Monocot and Eudicot/Dicot Roots
Roots (below ground) The first structure to appear when a seed germinates and is called the radicle in the embryo. The function of the root system is to absorb water and nutrients from the soil for the growing plant, as well as providing a stable anchor.
Water is absorbed by a process called OSMOSIS (Note: Root cells are usually hypertonic to soil, so water will enter the cells passively by osmosis.) The walls of root cells are very thin and have a large surface area. The depth of the root depends on the moisture content of the soil.
Two main types of roots:
Taproots are long and thick and have secondary roots emerging from that root. Dicots have taproots. Fibrous roots are many roots of about the same size, each with secondary roots. Monocots have fibrous roots.
Another type of root called the Adventitious roots are when the roots emerge from other tissues like the stem and leaves, and prop up the plant in support. Tuberous roots are a lateral root that is specialized to store carbohydrates. Example: yams, cassava
General Structure Each root has a meristemic area near its tip to allow for growth. Meristem - where cell division takes place (growth) - where new cells are made At the tip of each root is a cluster of cells forming the root cap; these cells produce a mucus-like substance which lubricates the movement of the root through the soil. Root hairs increase surface area of the epidermis increasing absorption of nutrients and water.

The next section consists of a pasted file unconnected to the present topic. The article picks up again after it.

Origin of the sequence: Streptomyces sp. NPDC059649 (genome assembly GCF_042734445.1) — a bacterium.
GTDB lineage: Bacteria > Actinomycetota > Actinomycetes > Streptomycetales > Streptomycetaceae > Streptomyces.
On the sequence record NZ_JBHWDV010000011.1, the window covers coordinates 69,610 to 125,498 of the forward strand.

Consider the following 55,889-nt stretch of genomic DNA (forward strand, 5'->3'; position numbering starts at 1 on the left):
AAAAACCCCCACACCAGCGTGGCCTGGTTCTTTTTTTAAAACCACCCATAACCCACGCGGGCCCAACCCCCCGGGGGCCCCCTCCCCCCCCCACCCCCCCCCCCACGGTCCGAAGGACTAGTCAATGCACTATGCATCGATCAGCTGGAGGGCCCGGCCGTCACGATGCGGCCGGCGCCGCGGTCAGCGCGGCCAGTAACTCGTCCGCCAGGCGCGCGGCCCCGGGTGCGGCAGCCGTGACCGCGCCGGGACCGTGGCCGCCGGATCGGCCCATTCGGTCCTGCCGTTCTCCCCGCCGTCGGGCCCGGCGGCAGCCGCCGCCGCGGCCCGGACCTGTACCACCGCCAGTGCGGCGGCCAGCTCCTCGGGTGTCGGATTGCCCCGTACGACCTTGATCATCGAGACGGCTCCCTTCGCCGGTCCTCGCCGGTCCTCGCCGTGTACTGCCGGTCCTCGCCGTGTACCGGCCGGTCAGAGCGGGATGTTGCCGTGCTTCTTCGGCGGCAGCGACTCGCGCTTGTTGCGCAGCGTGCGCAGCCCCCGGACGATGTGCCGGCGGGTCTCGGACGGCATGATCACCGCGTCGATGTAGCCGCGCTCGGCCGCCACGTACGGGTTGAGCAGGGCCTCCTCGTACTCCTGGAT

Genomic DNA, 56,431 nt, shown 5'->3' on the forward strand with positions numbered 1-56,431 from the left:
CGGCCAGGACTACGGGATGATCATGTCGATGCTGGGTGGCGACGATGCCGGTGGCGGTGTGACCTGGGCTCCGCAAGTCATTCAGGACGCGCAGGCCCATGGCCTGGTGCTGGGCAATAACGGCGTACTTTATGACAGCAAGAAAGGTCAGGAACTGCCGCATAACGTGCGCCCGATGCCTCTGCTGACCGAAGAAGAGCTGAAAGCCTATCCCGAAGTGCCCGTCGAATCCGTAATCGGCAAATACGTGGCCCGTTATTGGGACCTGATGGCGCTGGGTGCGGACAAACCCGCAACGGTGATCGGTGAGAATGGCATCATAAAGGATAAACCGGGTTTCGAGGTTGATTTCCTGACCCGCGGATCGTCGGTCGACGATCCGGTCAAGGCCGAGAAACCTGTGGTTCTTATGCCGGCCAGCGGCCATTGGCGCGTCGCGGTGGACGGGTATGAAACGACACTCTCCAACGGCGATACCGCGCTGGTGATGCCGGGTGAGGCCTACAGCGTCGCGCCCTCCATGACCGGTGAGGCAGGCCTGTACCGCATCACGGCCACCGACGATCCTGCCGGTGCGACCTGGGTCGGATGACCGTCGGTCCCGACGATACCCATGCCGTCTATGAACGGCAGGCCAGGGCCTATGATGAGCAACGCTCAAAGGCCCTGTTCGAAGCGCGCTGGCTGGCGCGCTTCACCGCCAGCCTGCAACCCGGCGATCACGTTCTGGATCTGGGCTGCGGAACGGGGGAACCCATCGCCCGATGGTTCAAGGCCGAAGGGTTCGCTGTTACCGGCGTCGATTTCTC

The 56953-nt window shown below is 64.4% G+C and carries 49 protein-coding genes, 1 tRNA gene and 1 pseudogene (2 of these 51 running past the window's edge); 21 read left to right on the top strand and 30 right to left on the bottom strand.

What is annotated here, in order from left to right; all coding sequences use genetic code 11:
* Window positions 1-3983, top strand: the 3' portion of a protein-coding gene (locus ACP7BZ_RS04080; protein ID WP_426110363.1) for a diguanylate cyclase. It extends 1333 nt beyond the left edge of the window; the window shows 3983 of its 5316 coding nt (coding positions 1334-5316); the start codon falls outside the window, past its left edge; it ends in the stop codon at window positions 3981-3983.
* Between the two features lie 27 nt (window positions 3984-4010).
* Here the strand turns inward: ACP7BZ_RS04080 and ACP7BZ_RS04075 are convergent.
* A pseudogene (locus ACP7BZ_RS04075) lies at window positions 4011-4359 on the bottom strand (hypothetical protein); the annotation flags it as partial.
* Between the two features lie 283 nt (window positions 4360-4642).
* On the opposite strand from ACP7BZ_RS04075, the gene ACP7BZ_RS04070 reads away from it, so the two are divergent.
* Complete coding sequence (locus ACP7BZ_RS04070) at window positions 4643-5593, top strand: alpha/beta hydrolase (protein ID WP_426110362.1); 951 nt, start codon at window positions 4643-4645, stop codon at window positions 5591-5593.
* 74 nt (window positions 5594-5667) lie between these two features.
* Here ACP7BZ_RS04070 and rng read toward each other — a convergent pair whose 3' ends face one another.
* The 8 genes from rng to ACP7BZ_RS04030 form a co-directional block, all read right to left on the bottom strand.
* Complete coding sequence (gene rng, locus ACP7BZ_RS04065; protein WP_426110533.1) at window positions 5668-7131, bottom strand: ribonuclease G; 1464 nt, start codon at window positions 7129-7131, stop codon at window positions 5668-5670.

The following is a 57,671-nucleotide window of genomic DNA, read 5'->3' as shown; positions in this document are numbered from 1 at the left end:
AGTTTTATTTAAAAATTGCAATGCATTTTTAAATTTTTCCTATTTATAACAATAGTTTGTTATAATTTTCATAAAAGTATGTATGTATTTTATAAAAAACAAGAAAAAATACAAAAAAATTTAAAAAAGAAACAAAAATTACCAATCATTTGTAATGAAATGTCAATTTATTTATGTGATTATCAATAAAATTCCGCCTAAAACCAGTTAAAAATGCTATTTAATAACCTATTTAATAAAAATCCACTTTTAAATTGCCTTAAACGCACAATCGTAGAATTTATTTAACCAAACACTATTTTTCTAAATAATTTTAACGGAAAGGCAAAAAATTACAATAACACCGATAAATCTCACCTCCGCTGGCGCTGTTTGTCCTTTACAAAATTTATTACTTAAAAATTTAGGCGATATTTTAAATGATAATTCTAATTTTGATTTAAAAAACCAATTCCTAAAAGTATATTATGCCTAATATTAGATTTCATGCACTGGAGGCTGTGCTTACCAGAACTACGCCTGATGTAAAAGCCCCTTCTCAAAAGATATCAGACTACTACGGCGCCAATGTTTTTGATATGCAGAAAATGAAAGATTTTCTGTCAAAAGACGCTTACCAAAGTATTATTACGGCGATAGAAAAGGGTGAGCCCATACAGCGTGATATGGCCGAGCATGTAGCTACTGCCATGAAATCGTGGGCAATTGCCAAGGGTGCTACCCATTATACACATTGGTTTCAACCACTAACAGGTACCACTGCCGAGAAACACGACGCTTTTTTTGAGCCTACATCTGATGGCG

Some definitions: copy definitions you need
Xylem – a series of pipes running through the roots, stems and leaves carrying water through plant Phloem – carries food and dissolved materials through plant Vascular Cylinder – central portion of a root that contains the xylem and phloem
Monocot Roots fibrous roots (many branched roots of equal size)
Examples: grasses, grains, corn Cross Section - separate strands of xylem and phloem alternate around a pith-like region
Monocot root epidermis Vascular Cylinder cortex phloem xylem
pith/parenchyma endodermis (Casparian strip)
Note the xylem and phloem in these differently stained monocot roots.
Eudicot Roots tap roots (1 large main root and smaller lateral roots)
Examples: carrots, beets, beans, dandelions, most trees Cross Section xylem is irregular and a solid strand phloem is arranged in separate strands
Eudicot root Vascular Cylinder epidermis cortex phloem xylem
NO pith/parenchyma endodermis
Note the xylem and phloem in these differently stained dicot roots.
More Definitions: Epidermis - provides protection and regulates water movement - epidermal cells can elongate and form root hairs which increase the surface area for water absorption
Cortex - the innermost layer of cortex cells is called the endodermis
- the endodermal cells are coated with a waxy layer called the casparian strip (this prevents water from moving in the spaces between the endodermal cells)
Home Fun: Pg. 516 #3-5 Pg. 518 # 1,4,5,6
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